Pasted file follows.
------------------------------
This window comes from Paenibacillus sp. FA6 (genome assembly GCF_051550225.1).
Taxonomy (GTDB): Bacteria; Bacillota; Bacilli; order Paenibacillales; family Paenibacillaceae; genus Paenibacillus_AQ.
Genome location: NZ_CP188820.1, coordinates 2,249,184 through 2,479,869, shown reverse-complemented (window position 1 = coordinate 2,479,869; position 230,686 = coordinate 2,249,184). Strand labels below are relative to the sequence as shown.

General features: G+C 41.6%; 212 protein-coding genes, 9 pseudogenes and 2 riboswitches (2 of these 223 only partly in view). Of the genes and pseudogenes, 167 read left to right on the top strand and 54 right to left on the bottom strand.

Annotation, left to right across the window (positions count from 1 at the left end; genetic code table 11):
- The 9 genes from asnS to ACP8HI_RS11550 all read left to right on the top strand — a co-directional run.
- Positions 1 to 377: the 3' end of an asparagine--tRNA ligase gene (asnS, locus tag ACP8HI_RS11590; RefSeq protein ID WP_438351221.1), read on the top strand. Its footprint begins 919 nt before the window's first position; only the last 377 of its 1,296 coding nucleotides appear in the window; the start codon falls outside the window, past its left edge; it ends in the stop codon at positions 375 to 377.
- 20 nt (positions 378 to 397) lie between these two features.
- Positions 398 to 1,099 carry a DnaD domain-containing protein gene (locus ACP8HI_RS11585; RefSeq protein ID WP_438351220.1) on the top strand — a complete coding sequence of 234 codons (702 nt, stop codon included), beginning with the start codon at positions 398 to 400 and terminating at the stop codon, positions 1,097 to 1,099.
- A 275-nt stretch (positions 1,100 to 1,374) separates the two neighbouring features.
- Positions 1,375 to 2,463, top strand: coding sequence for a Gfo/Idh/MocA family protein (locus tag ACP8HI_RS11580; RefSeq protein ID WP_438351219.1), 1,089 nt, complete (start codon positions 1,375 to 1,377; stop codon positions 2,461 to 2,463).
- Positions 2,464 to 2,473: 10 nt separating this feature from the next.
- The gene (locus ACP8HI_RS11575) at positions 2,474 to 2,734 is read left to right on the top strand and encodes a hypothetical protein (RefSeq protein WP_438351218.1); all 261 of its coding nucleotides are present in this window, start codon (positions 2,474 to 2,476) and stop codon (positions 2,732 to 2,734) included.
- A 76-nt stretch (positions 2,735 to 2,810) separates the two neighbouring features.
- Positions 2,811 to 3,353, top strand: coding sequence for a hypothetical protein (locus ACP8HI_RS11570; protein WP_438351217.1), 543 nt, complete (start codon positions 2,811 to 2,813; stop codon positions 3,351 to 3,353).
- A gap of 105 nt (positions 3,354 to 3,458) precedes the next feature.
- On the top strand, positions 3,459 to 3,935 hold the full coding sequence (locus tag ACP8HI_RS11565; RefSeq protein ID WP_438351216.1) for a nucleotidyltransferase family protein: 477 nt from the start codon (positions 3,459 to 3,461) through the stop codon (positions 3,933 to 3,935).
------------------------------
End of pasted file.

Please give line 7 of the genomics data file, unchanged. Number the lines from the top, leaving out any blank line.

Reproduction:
- Positions 1 to 377: the 3' end of an asparagine--tRNA ligase gene (asnS, locus tag ACP8HI_RS11590; RefSeq protein ID WP_438351221.1), read on the top strand. Its footprint begins 919 nt before the window's first position; only the last 377 of its 1,296 coding nucleotides appear in the window; the start codon falls outside the window, past its left edge; it ends in the stop codon at positions 375 to 377.